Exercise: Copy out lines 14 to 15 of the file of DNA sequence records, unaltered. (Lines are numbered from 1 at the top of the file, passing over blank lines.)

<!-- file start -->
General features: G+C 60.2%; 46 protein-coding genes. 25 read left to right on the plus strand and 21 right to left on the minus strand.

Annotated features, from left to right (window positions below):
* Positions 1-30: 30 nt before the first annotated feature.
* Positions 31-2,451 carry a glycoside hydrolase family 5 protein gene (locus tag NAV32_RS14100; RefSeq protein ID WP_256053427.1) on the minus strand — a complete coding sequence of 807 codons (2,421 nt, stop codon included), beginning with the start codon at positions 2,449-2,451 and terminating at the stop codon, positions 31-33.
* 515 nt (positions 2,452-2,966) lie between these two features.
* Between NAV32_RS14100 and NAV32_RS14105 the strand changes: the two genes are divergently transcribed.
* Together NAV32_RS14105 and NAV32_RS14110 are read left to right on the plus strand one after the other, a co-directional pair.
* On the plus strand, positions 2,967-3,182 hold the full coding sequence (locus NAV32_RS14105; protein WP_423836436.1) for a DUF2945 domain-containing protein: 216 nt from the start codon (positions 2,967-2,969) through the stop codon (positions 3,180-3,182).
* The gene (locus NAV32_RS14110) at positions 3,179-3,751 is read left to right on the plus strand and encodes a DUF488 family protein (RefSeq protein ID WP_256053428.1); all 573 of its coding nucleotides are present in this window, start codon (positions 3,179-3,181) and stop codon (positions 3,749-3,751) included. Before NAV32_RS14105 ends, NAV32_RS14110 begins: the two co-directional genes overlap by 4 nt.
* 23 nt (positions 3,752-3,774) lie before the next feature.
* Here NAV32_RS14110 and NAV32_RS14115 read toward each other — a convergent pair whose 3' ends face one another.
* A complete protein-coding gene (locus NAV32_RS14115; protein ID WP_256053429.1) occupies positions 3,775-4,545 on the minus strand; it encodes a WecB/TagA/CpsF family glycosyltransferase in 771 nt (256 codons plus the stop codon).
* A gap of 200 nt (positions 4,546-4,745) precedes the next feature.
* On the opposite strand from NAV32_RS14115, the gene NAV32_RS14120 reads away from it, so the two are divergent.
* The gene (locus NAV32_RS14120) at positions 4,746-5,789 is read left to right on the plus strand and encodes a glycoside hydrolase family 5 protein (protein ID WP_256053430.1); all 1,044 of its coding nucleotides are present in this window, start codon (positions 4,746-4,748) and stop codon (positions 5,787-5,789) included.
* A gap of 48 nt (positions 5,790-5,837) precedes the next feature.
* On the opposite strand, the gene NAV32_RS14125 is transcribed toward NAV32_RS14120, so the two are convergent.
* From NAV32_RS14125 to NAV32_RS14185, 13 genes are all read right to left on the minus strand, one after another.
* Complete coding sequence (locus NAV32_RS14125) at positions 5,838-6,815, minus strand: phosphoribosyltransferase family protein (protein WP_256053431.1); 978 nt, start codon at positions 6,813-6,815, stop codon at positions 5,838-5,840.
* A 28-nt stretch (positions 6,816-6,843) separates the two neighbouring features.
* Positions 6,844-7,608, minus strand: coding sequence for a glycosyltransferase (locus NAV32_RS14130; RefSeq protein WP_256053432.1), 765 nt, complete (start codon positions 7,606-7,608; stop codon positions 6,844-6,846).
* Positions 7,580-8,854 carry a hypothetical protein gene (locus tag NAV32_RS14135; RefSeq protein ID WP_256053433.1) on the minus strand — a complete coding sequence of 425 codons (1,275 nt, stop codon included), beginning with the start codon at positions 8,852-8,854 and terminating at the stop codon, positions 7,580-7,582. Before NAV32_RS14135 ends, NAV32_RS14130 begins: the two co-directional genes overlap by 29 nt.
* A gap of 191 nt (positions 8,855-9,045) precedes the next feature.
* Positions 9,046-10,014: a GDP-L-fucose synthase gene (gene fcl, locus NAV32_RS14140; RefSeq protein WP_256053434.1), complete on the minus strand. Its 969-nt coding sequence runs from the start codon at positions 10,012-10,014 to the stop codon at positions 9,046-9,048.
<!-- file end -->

* On the opposite strand from NAV32_RS14115, the gene NAV32_RS14120 reads away from it, so the two are divergent.
* The gene (locus NAV32_RS14120) at positions 4,746-5,789 is read left to right on the plus strand and encodes a glycoside hydrolase family 5 protein (protein ID WP_256053430.1); all 1,044 of its coding nucleotides are present in this window, start codon (positions 4,746-4,748) and stop codon (positions 5,787-5,789) included.